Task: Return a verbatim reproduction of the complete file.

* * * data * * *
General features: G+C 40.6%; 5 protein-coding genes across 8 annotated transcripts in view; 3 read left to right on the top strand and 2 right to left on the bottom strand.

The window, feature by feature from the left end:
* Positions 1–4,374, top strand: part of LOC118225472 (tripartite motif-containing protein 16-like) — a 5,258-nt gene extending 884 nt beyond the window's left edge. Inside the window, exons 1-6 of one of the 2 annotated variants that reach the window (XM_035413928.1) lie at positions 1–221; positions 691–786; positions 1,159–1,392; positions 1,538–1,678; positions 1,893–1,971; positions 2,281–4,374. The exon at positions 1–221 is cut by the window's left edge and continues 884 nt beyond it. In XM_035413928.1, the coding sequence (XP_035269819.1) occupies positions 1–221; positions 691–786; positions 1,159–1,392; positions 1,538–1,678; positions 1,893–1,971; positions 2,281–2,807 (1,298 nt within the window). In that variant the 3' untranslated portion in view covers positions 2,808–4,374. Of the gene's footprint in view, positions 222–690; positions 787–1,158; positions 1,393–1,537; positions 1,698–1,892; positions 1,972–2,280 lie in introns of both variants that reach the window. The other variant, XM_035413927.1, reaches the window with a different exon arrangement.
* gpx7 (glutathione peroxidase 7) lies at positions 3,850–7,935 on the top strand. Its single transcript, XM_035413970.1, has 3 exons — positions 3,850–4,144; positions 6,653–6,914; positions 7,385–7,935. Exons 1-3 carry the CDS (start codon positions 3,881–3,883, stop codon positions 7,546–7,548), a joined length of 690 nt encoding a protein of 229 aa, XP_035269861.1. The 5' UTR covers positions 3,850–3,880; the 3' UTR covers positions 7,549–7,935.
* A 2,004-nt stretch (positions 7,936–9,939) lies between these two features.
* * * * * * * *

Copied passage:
General features: G+C 40.6%; 5 protein-coding genes across 8 annotated transcripts in view; 3 read left to right on the top strand and 2 right to left on the bottom strand.

The window, feature by feature from the left end:
* Positions 1–4,374, top strand: part of LOC118225472 (tripartite motif-containing protein 16-like) — a 5,258-nt gene extending 884 nt beyond the window's left edge. Inside the window, exons 1-6 of one of the 2 annotated variants that reach the window (XM_035413928.1) lie at positions 1–221; positions 691–786; positions 1,159–1,392; positions 1,538–1,678; positions 1,893–1,971; positions 2,281–4,374. The exon at positions 1–221 is cut by the window's left edge and continues 884 nt beyond it. In XM_035413928.1, the coding sequence (XP_035269819.1) occupies positions 1–221; positions 691–786; positions 1,159–1,392; positions 1,538–1,678; positions 1,893–1,971; positions 2,281–2,807 (1,298 nt within the window). In that variant the 3' untranslated portion in view covers positions 2,808–4,374. Of the gene's footprint in view, positions 222–690; positions 787–1,158; positions 1,393–1,537; positions 1,698–1,892; positions 1,972–2,280 lie in introns of both variants that reach the window. The other variant, XM_035413927.1, reaches the window with a different exon arrangement.
* gpx7 (glutathione peroxidase 7) lies at positions 3,850–7,935 on the top strand. Its single transcript, XM_035413970.1, has 3 exons — positions 3,850–4,144; positions 6,653–6,914; positions 7,385–7,935. Exons 1-3 carry the CDS (start codon positions 3,881–3,883, stop codon positions 7,546–7,548), a joined length of 690 nt encoding a protein of 229 aa, XP_035269861.1. The 5' UTR covers positions 3,850–3,880; the 3' UTR covers positions 7,549–7,935.
* A 2,004-nt stretch (positions 7,936–9,939) lies between these two features.